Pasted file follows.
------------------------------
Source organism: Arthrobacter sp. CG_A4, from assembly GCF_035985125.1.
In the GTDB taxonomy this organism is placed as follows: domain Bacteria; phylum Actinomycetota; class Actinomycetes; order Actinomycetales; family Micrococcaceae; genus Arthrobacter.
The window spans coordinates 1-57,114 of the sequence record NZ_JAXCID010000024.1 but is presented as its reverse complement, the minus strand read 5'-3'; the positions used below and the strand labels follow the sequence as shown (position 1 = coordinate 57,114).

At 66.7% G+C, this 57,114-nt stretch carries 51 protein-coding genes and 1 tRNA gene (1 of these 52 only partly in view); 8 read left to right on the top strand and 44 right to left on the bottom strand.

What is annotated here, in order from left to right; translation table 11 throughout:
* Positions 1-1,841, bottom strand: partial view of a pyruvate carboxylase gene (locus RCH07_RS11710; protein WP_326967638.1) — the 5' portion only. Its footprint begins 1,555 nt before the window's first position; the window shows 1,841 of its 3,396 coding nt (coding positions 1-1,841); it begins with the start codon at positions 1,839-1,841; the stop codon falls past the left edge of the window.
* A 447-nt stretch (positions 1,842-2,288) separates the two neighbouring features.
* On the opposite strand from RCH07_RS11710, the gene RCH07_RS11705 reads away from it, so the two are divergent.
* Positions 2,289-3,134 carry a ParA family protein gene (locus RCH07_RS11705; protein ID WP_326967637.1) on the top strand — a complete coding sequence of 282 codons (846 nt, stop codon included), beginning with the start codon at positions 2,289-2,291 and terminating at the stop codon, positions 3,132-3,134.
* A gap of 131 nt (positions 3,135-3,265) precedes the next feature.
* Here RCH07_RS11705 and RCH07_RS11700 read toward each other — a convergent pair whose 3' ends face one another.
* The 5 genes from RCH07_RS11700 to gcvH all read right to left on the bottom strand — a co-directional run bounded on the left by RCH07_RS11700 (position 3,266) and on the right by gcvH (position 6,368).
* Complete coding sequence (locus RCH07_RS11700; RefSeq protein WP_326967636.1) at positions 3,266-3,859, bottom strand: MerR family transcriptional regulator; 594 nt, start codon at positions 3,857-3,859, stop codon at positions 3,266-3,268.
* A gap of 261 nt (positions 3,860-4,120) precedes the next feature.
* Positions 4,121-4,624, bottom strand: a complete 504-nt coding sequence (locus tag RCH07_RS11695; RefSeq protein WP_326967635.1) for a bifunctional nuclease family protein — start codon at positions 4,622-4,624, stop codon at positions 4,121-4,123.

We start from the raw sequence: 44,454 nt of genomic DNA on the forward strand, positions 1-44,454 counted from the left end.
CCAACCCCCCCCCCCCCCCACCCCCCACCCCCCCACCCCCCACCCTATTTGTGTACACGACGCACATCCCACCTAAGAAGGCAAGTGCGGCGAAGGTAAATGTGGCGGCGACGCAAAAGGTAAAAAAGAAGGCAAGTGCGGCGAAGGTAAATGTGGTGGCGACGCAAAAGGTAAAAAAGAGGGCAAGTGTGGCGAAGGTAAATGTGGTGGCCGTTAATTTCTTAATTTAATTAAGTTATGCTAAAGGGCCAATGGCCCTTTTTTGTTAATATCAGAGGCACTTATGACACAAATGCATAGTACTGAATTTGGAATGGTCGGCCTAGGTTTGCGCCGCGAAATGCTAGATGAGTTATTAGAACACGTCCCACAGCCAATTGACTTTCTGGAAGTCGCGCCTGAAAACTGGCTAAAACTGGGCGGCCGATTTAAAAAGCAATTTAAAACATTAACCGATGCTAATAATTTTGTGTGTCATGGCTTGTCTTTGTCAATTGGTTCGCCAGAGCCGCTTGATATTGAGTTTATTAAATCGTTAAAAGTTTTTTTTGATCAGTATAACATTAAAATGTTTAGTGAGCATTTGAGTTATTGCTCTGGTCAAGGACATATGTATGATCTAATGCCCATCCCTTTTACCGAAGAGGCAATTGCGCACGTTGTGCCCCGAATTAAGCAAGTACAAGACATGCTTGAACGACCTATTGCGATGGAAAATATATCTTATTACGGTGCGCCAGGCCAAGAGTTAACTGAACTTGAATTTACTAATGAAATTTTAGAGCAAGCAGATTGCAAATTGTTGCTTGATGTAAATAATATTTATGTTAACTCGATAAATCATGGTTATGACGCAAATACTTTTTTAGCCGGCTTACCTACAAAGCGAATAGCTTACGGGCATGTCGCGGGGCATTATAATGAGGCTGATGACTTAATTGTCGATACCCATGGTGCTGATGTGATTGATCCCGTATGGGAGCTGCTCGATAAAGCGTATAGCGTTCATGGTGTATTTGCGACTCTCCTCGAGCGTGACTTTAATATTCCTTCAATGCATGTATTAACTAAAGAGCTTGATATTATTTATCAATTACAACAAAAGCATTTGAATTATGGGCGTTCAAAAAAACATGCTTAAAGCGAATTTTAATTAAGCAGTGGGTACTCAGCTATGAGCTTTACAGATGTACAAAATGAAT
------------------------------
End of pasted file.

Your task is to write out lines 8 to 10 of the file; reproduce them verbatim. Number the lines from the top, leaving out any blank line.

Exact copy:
* On the opposite strand from RCH07_RS11710, the gene RCH07_RS11705 reads away from it, so the two are divergent.
* Positions 2,289-3,134 carry a ParA family protein gene (locus RCH07_RS11705; protein ID WP_326967637.1) on the top strand — a complete coding sequence of 282 codons (846 nt, stop codon included), beginning with the start codon at positions 2,289-2,291 and terminating at the stop codon, positions 3,132-3,134.
* A gap of 131 nt (positions 3,135-3,265) precedes the next feature.